HC Deb 04 December 1991 vol 200 cc255-6
12. Mr. Squire

To ask the Secretary of State for the Environment what is his estimate of how much more businesses would have paid in rates during 1990–91 and 1991–92 if uniform business rate had not been in operation.

Mr. Portillo

Taking account of actual levels of local government spending for the two years, we estimate that without the uniform business rate businesses would have paid £1 billion more in 1990–91 and £850 million more in 1991–92.

Mr. Squire

Those figures are significant. Given that the Labour party has pledged to abolish the UBR, will not the consequence inevitably be higher business rates for many businesses, which Labour says it is concerned about, leading a number of those businesses to the very edge of bankruptcy and liquidation and increasing unemployment as a consequence?

Mr. Portillo

Yes. In so far as I can make out the policy of the Labour party, it is to give the business rate back to local authorities. We know what the experience has been over the years. Local authorities increased their spending much faster than inflation, which meant that business rates had increased faster than inflation. Under the uniform business rate, the rate in the pound that businesses pay stays in line with inflation and never rises faster than inflation. That is a major gain for business.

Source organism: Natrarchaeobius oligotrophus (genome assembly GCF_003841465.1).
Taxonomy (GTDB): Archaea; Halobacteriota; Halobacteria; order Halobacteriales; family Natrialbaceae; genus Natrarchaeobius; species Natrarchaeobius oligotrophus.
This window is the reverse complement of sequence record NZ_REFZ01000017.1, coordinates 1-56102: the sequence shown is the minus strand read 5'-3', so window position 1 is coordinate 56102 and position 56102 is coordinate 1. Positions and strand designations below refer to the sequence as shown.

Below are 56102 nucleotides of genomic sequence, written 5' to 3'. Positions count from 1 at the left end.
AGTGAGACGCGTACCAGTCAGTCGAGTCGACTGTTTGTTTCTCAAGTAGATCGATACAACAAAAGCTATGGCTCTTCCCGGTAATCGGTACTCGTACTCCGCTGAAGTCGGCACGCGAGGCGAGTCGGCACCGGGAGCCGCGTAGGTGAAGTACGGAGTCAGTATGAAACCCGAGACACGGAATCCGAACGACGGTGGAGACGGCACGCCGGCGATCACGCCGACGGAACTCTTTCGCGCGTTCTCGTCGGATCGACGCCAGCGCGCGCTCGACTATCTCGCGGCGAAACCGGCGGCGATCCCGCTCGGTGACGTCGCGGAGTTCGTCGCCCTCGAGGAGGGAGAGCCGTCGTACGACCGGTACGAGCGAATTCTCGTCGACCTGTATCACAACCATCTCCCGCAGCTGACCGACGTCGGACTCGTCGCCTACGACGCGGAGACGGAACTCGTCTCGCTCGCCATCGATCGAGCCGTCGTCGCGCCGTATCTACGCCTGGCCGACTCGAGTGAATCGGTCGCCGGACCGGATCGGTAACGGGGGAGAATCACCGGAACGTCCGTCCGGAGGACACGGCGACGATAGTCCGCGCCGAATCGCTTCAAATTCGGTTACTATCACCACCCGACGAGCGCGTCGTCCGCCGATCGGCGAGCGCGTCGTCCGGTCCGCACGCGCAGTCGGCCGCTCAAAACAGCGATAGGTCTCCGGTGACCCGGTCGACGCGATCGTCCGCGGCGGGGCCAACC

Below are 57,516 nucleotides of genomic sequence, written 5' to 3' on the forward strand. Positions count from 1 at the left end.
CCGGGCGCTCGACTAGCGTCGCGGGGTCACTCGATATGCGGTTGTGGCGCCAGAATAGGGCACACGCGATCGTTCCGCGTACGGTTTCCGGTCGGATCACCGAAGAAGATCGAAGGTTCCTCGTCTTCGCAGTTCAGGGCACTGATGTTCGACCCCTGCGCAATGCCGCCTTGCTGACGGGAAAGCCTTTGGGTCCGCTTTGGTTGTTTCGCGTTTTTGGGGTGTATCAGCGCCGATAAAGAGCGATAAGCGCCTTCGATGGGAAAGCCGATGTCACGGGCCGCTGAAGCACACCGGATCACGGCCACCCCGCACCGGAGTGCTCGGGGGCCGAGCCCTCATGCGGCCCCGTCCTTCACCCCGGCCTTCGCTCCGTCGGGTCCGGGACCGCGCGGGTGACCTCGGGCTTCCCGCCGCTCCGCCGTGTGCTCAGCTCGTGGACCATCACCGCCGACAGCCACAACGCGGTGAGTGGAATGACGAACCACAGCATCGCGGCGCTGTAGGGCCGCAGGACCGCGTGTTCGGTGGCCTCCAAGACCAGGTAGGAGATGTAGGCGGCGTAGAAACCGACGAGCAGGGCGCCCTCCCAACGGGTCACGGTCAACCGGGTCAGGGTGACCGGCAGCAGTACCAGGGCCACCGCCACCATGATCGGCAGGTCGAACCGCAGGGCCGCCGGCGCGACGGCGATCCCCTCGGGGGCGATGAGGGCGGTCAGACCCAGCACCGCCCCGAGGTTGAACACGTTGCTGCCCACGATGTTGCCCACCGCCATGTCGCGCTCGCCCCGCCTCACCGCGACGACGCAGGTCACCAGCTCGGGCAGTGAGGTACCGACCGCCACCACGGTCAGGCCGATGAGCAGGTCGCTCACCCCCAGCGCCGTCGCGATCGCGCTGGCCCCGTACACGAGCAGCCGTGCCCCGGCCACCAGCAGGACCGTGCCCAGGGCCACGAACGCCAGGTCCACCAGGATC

Mr. James Lamond

While we are on the subject of the amount paid in business rates, can the Minister tell us whether shops whose rates have been assessed on the basis of six-day or even five-and-a-half-day trading will have their rateable values reassessed on the basis of seven-day trading?

Mr. Portillo

The next revaluation will be carried out in 1993. It will come into effect in 1995.

Mr. Oppenheim

Bearing in mind the need to keep the business rate down, has my hon. Friend had time to glance at a pamphlet entitled "The Citizens' Charter", written in 1921 by one Herbert Morrison, then secretary of the London Labour party, which states that the best way to improve local services is to increase competition? Does that not illustrate that no amount of tacky red plastic roses or glossy image-making can disguise the fact that, far from progressing, Labour policy is regressing?

Mr. Portillo

My hon. Friend makes a valuable point. It seems that only the modern Labour party is opposed to competition. I have not read that pamphlet. Perhaps during the next hour-long speech by the hon. Member for Dagenham (Mr. Gould) in Committee I will find an opportunity to do so.